Daily Archives: March 14, 2018

Wednesday Food for thought from Max Lucado–‘We are not happy here [on earth] because we are not at home here’

Unhappiness on earth cultivates a hunger for heaven. By gracing us with a deep dissatisfaction, God holds our attention. The only tragedy, then, is to be satisfied prematurely. To settle for earth. To be content in a strange land. To intermarry with the Babylonians and forget Jerusalem.

We are not happy here because we are not at home here. We are not happy here because we are not supposed to be happy here. We are “like foreigners and strangers in this world” (1 Peter 2:11).

Take a fish and place him on the beach.2 Watch his gills gasp and scales dry. Is he happy? No! How do you make him happy? Do you cover him with a mountain of cash? Do you get him a beach chair and sunglasses? Do you bring him a Playfish magazine and martini? Do you wardrobe him in double-breasted fins and people-skinned shoes?

Of course not. Then how do you make him happy? You put him back in his element. You put him back in the water. He will never be happy on the beach simply because he was not made for the beach.

And you will never be completely happy on earth simply because you were not made for earth. Oh, you will have your moments of joy. You will catch glimpses of light. You will know moments or even days of peace. But they simply do not compare with the happiness that lies ahead.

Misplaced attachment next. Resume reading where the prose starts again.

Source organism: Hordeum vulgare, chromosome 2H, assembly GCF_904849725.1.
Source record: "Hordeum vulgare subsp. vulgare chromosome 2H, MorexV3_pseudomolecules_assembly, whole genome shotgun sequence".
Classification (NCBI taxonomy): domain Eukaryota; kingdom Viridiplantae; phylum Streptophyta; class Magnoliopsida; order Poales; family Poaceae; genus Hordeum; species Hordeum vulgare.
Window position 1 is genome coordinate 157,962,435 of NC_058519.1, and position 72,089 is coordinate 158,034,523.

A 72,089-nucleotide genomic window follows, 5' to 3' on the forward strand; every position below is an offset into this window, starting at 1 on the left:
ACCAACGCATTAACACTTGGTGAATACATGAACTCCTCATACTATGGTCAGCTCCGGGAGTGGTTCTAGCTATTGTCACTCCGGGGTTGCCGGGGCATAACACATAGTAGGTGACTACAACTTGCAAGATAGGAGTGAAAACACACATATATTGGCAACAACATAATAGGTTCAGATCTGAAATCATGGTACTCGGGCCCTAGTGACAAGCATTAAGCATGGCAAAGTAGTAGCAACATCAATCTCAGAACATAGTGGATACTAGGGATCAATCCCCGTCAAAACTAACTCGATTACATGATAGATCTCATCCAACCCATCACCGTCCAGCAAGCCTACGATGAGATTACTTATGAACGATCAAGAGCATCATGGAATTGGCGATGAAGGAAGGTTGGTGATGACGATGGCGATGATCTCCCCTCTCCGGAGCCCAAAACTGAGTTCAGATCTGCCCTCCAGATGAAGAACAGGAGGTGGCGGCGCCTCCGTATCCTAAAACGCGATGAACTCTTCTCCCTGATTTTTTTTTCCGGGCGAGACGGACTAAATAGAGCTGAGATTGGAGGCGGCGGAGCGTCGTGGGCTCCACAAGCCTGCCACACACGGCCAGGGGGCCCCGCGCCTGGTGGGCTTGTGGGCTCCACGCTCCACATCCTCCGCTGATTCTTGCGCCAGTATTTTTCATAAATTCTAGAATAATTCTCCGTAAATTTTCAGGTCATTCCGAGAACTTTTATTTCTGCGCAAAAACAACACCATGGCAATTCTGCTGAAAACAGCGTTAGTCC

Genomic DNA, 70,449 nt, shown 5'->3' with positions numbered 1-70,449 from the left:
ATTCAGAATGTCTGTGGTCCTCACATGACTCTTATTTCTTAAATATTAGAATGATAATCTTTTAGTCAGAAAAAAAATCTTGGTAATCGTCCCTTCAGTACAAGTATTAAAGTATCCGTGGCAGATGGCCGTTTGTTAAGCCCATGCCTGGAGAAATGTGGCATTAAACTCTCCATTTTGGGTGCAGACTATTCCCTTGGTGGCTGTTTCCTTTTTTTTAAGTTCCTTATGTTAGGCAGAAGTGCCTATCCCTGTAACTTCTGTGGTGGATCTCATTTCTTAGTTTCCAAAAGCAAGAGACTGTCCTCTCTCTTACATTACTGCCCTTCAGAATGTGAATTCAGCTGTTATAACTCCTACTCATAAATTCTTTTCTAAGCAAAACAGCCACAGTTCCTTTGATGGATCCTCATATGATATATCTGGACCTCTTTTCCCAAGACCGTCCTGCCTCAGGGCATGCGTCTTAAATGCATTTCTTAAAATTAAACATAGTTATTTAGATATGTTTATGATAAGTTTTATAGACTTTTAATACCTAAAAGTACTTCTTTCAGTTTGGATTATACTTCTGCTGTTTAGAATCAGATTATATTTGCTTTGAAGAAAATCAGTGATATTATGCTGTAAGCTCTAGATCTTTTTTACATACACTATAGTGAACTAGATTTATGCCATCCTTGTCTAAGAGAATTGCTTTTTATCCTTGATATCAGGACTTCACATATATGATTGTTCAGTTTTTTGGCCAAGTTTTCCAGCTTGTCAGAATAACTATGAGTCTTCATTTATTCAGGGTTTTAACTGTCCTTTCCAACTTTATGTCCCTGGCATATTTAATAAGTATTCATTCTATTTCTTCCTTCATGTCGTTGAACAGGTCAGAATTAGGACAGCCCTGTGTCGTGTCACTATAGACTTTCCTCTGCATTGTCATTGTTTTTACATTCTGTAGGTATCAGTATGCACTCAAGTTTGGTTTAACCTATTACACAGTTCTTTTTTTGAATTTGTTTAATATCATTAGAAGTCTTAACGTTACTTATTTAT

–Max Lucado Heaven: God’s Highest Hope(Word:Waco,1994), chapter 1

Posted in Books, Eschatology

Bishop Mark Lawrence Addresses the 227th South Carolina Diocesan Convention

Before I go any further with my purpose, let me get something out of the way. Call it litigation—legal updates—the financial challenges it brings. You may think it is the elephant in the room. I suggest to you it is not. Certainly, the most recent legal volley from The Episcopal Church is an attempt to bring every congregation of the diocese (and even those outside the diocese) into their crosshairs. But, it is not the elephant in the room. An elephant in the room is a metaphor for what many fear is a problem that is do not acknowledge openly. Frankly, the legal battle is acknowledged everywhere I go. Whether at Bishop’s forums, coffee hours, vestry meetings, church door handshakes, evening phone calls, or casual dinners. Then there is the related question, such as, “If we should we lose, who will stay with the building and who will not?” All I will say of this for now is what I hear in my quiet moments from the Lord that now is no time to lose my resolve! Therefore, by God’s grace, I shall not. I suggest the same for you. But if your congregation needs a refresher course about the theological issues that led to our dissociation from TEC may I suggest you get a copy of the video that Al Zadig and Kendall Harmon are making at St. Michael’s entitled: “Why the Battle? Different God and Gospel.” Thank you, Al and Kendall.